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257 Navigating a shift: healthcare professionals’ attitudes towards learning to practice shared decision-making
  1. Stine Rauff Søndergaard1,2,3,
  2. Karina Dahl Steffensen1,2,
  3. Lea Lund1
  1. 1Center for Shared Decision Making, Lillebaelt Hospital, University Hospital of Southern Denmark, Vejle, Denmark
  2. 2Institute of Regional Health Research, Faculty of Health Sciences, University of Southern Denmark, Odense, Denmark
  3. 3Department of Oncology, Lillebaelt Hospital, University Hospital of Southern Denmark, Vejle, Denmark


Introduction Successful implementation of Shared Decision-Making (SDM) depends highly on the attitude of healthcare professionals towards SDM. This study aimed to explore their experiences of learning when practicing SDM using the ‘Decision Helper’, an in-consultation decision aid. This tool adheres to Elwyn’s ‘three-talk model’, designed to facilitate the learning process in achieving SDM.

Methods We investigated the professionals’ experiences and attitudes towards learning to practice SDM sup- ported by the Decision Helper, collecting 20 semi-structured interviews with professionals at four Danish radiotherapy departments. Purposive sampling was used to include: nurses and physicians, female and male with different levels of experience with SDM and clinical work in oncology. The analysis was an iterative process using firstly inductive and secondly, deductive coding, drawing on Schön & Argyris’ theory of ‘Double-loop learning’.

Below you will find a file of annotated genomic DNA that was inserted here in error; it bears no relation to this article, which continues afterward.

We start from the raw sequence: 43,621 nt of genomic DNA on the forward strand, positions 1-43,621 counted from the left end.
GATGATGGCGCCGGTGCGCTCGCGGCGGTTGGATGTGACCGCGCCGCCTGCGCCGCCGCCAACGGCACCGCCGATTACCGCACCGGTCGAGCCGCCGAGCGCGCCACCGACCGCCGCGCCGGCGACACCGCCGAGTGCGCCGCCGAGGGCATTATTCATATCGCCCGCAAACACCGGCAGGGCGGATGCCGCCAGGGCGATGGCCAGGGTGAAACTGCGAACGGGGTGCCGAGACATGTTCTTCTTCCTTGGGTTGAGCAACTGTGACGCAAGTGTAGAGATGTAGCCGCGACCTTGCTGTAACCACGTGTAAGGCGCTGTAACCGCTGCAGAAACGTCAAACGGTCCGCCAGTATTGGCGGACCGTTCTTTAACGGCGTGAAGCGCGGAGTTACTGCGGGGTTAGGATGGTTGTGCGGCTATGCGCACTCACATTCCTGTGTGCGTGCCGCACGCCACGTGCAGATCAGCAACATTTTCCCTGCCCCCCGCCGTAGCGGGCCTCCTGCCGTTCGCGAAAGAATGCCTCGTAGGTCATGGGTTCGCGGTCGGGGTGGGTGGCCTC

Results The professionals experienced this new approach in consultations as a disruption in their professional way of thinking about the dialogue with the patients in the consultations. This disruption created a new awareness of their approach. Some turned this disruption into real double-loop learning, experiencing that a dialogue about pros and cons and patients’ preferences provided them with ’peace of mind’ and a heightened ’conscientiousness’ in their work life.

Discussion Professionals found the SDM approach – using an in-consultation Decision Helper - disruptive to their normal professional mindset, but on the other hand, as they tried it, they thought differently about their practice. They described a meaningful shift in mindset from ’a right and wrong decision’ to ’the right decision for this patient at this time’.

Conclusion When professionals learned to practice SDM using an in-consultation Decision Helper it was initially experienced as a disruptive element to their everyday practice but SDM as a mindset had the potential for individualized patient engagement in decision-making, which the professionals welcomed.

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